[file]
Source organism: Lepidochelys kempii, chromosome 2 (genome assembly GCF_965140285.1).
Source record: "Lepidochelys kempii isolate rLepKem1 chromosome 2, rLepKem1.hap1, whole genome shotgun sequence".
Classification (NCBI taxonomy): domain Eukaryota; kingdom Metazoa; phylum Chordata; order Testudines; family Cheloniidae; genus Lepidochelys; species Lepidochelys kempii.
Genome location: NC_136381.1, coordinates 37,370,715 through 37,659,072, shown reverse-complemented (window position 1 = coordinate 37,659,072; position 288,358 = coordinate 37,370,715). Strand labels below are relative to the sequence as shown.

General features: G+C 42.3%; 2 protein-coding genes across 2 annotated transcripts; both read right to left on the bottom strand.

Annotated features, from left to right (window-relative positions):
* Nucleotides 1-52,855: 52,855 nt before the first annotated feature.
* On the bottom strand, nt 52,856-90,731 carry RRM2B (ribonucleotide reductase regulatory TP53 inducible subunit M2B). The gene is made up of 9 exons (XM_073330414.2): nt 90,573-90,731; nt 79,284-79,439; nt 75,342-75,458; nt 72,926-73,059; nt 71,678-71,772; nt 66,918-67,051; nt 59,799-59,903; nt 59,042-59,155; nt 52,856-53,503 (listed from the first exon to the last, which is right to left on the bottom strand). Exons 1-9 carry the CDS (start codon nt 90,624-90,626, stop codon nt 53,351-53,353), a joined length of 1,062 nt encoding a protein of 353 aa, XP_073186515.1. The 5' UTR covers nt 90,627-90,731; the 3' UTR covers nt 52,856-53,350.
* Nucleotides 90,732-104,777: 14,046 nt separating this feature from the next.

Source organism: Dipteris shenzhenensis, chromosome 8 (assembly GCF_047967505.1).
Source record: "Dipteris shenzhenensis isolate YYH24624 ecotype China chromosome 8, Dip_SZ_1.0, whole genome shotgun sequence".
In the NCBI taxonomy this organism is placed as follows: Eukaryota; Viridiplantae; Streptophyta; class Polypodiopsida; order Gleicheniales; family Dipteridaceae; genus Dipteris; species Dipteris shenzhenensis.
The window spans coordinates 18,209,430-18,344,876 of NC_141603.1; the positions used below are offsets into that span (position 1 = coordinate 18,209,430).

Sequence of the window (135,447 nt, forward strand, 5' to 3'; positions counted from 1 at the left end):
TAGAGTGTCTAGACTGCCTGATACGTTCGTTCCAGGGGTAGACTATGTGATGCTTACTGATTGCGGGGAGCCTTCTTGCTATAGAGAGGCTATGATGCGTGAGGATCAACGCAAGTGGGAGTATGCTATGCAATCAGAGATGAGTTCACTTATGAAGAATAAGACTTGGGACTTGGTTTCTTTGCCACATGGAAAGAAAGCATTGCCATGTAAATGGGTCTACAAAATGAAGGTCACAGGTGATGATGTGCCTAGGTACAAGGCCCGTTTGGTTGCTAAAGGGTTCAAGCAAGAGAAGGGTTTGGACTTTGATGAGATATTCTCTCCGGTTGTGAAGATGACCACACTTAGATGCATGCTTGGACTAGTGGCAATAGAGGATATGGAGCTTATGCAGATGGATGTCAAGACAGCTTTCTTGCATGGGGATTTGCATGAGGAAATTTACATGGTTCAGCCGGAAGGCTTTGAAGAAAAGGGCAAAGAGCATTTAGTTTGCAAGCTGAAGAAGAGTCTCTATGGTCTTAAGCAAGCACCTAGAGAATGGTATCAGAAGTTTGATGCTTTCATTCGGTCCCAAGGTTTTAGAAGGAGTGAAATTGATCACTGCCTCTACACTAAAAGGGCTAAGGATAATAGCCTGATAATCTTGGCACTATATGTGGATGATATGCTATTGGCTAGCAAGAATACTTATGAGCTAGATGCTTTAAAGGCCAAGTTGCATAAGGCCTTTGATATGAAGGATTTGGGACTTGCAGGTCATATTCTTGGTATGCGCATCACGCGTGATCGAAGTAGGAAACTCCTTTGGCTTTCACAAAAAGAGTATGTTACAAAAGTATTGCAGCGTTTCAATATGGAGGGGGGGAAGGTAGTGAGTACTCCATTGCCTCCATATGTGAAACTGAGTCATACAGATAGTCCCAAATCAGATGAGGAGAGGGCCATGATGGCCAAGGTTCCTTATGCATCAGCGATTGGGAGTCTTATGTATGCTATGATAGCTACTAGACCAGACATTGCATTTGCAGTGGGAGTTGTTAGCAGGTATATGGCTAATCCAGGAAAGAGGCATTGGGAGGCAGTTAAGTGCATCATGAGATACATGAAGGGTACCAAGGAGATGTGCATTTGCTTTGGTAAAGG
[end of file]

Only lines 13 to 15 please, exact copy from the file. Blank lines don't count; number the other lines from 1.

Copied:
The window spans coordinates 18,209,430-18,344,876 of NC_141603.1; the positions used below are offsets into that span (position 1 = coordinate 18,209,430).

Sequence of the window (135,447 nt, forward strand, 5' to 3'; positions counted from 1 at the left end):
TAGAGTGTCTAGACTGCCTGATACGTTCGTTCCAGGGGTAGACTATGTGATGCTTACTGATTGCGGGGAGCCTTCTTGCTATAGAGAGGCTATGATGCGTGAGGATCAACGCAAGTGGGAGTATGCTATGCAATCAGAGATGAGTTCACTTATGAAGAATAAGACTTGGGACTTGGTTTCTTTGCCACATGGAAAGAAAGCATTGCCATGTAAATGGGTCTACAAAATGAAGGTCACAGGTGATGATGTGCCTAGGTACAAGGCCCGTTTGGTTGCTAAAGGGTTCAAGCAAGAGAAGGGTTTGGACTTTGATGAGATATTCTCTCCGGTTGTGAAGATGACCACACTTAGATGCATGCTTGGACTAGTGGCAATAGAGGATATGGAGCTTATGCAGATGGATGTCAAGACAGCTTTCTTGCATGGGGATTTGCATGAGGAAATTTACATGGTTCAGCCGGAAGGCTTTGAAGAAAAGGGCAAAGAGCATTTAGTTTGCAAGCTGAAGAAGAGTCTCTATGGTCTTAAGCAAGCACCTAGAGAATGGTATCAGAAGTTTGATGCTTTCATTCGGTCCCAAGGTTTTAGAAGGAGTGAAATTGATCACTGCCTCTACACTAAAAGGGCTAAGGATAATAGCCTGATAATCTTGGCACTATATGTGGATGATATGCTATTGGCTAGCAAGAATACTTATGAGCTAGATGCTTTAAAGGCCAAGTTGCATAAGGCCTTTGATATGAAGGATTTGGGACTTGCAGGTCATATTCTTGGTATGCGCATCACGCGTGATCGAAGTAGGAAACTCCTTTGGCTTTCACAAAAAGAGTATGTTACAAAAGTATTGCAGCGTTTCAATATGGAGGGGGGGAAGGTAGTGAGTACTCCATTGCCTCCATATGTGAAACTGAGTCATACAGATAGTCCCAAATCAGATGAGGAGAGGGCCATGATGGCCAAGGTTCCTTATGCATCAGCGATTGGGAGTCTTATGTATGCTATGATAGCTACTAGACCAGACATTGCATTTGCAGTGGGAGTTGTTAGCAGGTATATGGCTAATCCAGGAAAGAGGCATTGGGAGGCAGTTAAGTGCATCATGAGATACATGAAGGGTACCAAGGAGATGTGCATTTGCTTTGGTAAAGG